open import Cat.Prelude

module Cat.Restriction.Base where


# Restriction Categoriesπ

Much of computer science involves the study of partial functions. Unfortunately, partial functions are somewhat tedious to work with, as they arenβt really functions; theyβre relations! Furthermore, we are often interested in computable partial functions; this means that we can not identify partial functions $A \rightharpoonup B$ with total functions $A \to \mathrm{Maybe}(B)$1. This leaves us with a few possible approaches. The most first approach that may come to mind is to encode partial functions $A \rightharpoonup B$ as total functions from a subobject $X \hookrightarrow A$. Alternatively, we could find some construction that classifies partial maps; this is what the naive Maybe approach attempted to do. We could also just work with functional relations directly, though this is ill-advised.

Each of these approaches has its own benefits and drawbacks, which makes choosing one difficult. Restriction categories offer an alternative, algebraic approach to the problem, allowing us to neatly sidestep any questions about encodings.

Our prototypical restriction category will be $\mathbf{Par}$, the category of sets and partial functions. The key insight is that every partial function $f : A \rightharpoonup B$ is defined on some domain $X \subseteq A$; this yields a partial function $f \downarrow : A \rightharpoonup A$ that maps $x$ to itself iff $f(x)$ is defined. We can generalize this insight to an arbitrary category $\mathcal{C}$ by equipping $\mathcal{C}$ with an operation $(-)^{\downarrow} : \mathcal{C}(x,y) \to \mathcal{C}(x,x)$.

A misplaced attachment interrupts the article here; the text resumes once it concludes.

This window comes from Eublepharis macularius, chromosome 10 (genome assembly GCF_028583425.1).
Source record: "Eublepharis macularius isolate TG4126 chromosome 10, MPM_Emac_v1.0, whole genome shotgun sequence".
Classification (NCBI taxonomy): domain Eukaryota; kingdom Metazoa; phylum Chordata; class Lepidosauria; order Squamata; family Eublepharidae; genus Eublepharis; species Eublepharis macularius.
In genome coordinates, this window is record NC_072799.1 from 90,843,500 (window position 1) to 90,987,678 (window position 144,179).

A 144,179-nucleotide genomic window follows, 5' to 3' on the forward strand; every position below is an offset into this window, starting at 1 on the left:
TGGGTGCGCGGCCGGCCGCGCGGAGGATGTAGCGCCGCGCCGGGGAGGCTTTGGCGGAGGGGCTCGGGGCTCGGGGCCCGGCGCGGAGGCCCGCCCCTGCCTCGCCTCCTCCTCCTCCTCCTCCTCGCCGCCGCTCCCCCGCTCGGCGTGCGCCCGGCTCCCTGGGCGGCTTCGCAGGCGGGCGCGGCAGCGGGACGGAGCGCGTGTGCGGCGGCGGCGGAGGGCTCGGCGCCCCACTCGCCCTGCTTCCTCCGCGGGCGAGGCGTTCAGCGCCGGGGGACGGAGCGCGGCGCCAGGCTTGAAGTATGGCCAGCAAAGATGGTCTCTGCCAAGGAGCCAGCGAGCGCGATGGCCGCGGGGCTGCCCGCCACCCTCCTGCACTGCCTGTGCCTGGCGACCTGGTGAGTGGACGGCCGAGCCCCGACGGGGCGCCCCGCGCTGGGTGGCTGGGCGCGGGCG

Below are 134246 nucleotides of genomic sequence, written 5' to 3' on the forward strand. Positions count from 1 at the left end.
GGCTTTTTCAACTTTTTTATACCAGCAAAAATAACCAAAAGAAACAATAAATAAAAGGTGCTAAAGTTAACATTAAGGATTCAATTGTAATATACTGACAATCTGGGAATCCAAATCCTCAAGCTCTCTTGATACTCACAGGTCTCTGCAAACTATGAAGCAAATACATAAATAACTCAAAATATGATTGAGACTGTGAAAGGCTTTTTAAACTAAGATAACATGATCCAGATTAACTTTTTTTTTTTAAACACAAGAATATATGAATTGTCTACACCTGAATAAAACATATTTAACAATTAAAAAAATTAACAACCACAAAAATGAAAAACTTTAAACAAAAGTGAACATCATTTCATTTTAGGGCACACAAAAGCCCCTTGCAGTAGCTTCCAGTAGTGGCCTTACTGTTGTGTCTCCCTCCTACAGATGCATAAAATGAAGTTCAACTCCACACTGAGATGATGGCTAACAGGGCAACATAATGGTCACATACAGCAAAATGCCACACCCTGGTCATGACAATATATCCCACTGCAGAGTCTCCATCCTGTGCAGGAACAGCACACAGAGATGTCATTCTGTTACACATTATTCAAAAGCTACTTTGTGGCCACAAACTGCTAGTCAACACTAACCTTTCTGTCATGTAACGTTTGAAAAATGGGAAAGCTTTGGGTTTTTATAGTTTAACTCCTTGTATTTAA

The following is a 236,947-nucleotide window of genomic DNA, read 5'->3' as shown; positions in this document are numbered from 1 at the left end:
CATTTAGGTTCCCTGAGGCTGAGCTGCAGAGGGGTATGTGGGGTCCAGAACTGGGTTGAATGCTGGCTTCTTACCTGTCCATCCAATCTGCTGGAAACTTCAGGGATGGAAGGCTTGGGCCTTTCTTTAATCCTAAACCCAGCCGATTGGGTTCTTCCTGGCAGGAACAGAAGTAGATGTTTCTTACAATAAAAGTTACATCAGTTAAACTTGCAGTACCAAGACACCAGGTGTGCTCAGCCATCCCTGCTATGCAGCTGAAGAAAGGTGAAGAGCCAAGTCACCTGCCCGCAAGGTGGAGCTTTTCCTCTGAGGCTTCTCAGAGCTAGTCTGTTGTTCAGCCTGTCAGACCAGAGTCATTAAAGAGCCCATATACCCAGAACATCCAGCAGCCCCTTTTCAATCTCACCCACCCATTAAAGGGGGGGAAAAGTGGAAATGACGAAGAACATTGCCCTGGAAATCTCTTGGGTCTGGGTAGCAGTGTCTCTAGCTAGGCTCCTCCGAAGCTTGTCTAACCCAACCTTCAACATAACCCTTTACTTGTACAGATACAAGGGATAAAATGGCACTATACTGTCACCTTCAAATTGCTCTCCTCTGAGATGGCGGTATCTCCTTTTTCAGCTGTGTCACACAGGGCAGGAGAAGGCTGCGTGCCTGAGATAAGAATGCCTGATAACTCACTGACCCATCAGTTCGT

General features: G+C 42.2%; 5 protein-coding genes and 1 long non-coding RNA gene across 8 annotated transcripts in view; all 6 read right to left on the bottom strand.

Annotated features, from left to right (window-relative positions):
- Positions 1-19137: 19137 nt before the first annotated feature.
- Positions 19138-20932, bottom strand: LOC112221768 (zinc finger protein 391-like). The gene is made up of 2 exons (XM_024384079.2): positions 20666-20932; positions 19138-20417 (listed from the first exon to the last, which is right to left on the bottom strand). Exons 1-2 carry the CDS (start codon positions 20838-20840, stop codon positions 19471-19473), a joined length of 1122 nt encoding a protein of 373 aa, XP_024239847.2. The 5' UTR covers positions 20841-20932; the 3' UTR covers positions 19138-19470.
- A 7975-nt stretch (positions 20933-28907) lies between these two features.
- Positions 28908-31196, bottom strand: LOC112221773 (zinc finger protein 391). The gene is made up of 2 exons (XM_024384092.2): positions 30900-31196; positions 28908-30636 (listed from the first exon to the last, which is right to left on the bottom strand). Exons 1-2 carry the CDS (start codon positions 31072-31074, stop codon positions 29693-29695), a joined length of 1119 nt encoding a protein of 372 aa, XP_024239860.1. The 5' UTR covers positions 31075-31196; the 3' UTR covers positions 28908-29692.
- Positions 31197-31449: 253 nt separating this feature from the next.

β

record Restriction-category
{o β} (C : Precategory o β)
: Type (o β β) where
no-eta-equality
open Precategory C
field
_β : β {x y} β Hom x y β Hom x x

infix 50 _β


We require that $(-)^{\downarrow}$ satisfies 4 axioms: - $ff^{\downarrow} = f$. In $\mathbf{Par}$, this corresponds to the fact that $f^{\downarrow}(x)$ is defined to be $x$ iff $f$ is defined, so precomposing with it does nothing.

  field
β-dom : β {x y} β (f : Hom x y) β f β (f β) β‘ f

• $f^{\downarrow}g^{\downarrow} = g^{\downarrow}f^{\downarrow}$. In $\mathbf{Par}$, this falls out of the fact that restriction maps do not modify their arguments, and it doesnβt matter if $f$ diverges first or $g$ does; all that matters is that it diverges!
  field
β-comm : β {x y z} β (f : Hom x z) (g : Hom x y) β f β β g β β‘ g β β f β

• $(gf^{\downarrow})^{\downarrow} = g^{\downarrow}f^{\downarrow}$. This axiom holds in the $\mathbf{Par}$, as $(gf^{\downarrow})^{\downarrow}(x)$ ignores the action of $g$ on $x$, and focuses only on its termination.
  field
β-smashr : β {x y z} β (f : Hom x z) (g : Hom x y) β (g β f β) β β‘ g β β f β

• $f^{\downarrow} g = g (f g)^{\downarrow}$. This is the trickiest of the bunch to understand in $\mathbf{Par}$. Note that if we postcompose $g$ with a domain map $f^{\downarrow}$, then we still need to take into account the action of $g$; furthermore, its domain of definition needs to be restricted to image of $g$.
  field
β-swap : β {x y z} β (f : Hom y z) (g : Hom x y) β f β β g β‘ g β (f β g) β


1. We can easily determine if functions into Maybe βdivergeβ by checking if they return nothing. If we identify partial functions with total functions into Maybe, we can decide if a partial function terminates, which is extremely uncomputable!β©οΈ